Daniel rolled his eyes. “A twenty-four-hour fast never hurt anybody,” he chided his friend.
Aaron jumped to his feet and started pacing. “Look out,” he warned melodramatically, “I’m feeling the cabin fever setting in already! I’m going stir-crazy just thinking about it!”
A pillow sailed through the air, catching him in the face. “Well,” Harry muttered from his bed, “go crazy quietly, because if we aren’t expected to be anywhere, then I’m going to use at least some of this time to catch up on my sleep!”
Aaron collapsed into the armchair and pretended to suffocate himself with the pillow. “Oof!” he cried, dropping the pillow onto his lap. “I shouldn’t have mentioned eating; now I can’t stop thinking about food.”
“Shut up!” Harry barked.
Daniel remained sitting up as Mike took the last available bed. “What are you going to do?” Mike asked.
Daniel shrugged. “I feel like I’ve been sleeping for an entire day,” he admitted with a chuckle. “I don’t need the extra sleep like you all do.” He smiled at the concern on his friend’s face. “Don’t worry, I’ll be fine.”
Mike nodded and rolled over. Soon he was snoring peacefully.
Daniel spent the better part of an hour saying a prayer of thanks to God; his heart overflowed with gratefulness that he should get the opportunity afforded to nobody else. After he finished praying, he activated a simple text entry box on his tablet and began writing out the images from the dream, in preparation to present them before President King. He made sure to get all the details recorded, and paid especial attention to the interpretation. He sat and considered the significance for a few minutes. Dark times were coming for Byblos, Inc.--so what did that mean for him and his friends?
The clock on the wall read one in the afternoon when Daniel--amid the snores of his slumbering friends, slipped out toward the door. Activating the videoconferencing screen, he put in a call to the building security. As he expected, an ARIC had been posted in place of a live guard, and it responded. Text scrolled across the screen.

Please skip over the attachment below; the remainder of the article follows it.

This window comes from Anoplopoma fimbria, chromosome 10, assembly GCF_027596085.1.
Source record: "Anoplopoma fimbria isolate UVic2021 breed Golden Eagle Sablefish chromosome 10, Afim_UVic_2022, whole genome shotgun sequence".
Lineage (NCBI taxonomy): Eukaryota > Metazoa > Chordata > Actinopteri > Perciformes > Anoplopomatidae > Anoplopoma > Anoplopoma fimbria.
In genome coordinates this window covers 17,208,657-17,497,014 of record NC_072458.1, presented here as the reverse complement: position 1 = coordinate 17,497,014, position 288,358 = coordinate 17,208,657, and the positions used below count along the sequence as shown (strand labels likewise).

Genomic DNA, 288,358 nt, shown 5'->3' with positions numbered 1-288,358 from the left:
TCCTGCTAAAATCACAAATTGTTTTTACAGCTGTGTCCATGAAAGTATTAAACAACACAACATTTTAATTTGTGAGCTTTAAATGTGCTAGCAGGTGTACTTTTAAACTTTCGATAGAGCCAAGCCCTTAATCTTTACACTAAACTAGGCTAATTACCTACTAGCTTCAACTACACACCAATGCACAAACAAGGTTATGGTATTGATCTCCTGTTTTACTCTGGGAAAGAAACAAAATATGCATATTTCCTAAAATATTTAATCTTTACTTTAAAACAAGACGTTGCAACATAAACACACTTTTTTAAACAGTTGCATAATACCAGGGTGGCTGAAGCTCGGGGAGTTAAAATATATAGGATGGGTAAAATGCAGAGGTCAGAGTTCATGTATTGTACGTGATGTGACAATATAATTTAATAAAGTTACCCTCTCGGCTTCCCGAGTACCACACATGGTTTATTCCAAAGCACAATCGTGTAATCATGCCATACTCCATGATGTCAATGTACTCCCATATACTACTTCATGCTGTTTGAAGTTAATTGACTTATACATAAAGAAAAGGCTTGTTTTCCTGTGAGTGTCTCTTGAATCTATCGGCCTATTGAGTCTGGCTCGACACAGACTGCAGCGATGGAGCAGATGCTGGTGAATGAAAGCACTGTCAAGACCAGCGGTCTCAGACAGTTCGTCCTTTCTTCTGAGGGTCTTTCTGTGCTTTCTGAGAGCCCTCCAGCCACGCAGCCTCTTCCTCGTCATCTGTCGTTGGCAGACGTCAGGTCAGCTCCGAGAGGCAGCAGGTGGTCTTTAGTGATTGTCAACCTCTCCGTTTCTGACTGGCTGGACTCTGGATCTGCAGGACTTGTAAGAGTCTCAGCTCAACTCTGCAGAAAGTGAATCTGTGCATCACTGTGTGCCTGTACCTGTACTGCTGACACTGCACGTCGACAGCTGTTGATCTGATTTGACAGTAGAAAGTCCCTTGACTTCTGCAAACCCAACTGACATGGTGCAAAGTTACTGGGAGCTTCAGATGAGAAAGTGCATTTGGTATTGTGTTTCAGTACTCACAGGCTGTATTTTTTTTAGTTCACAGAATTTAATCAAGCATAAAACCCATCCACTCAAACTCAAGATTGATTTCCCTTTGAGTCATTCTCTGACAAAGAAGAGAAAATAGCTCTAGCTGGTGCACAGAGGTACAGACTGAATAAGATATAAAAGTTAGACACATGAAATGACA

“STATE YOUR NAME AND REQUEST.”
Daniel made sure that the camera could register his face clearly. “Daniel Princeton, requesting an audience with President King.”
“WHAT IS THE NATURE OF YOUR AUDIENCE?”
Daniel smiled grimly. “Tell President King that I have the answers he seeks.”
“PLEASE STAND BY.”
Five minutes later, the holoplast door hummed softly, and Daniel slipped out. Two ARICs awaited him in the hall. “YOU HAVE BEEN GRANTED AN AUDIENCE WITH PRESIDENT KING,” one of them intoned. “PLEASE DEPART IMMEDIATELY. WE WILL ESCORT YOU INTO HIS PRESENCE.”
Daniel nodded and complied with the directions.
The ARICs led him out of the Executive Trainee Residential Block. The bright sunlit afternoon belied the quiet, “ghost town” atmosphere in all the buildings and on the empty streets. Across the main courtyard stood the grand mansion where President King and his closest executive officials lived. The ARICs continued straight inside the grand house, the whirring of their mechanics echoing through the empty halls as their metal feet clanked on the marble floors. They stopped when they reached the massive double-doors that led to President King’s office.
“PLEASE PROCEED,” said an ARIC as the two robots took up their posts on either side of the door. The other ARIC emitted a digital signal, which caused the handles on the doors to turn, and the door hissed open on hydraulic pistons.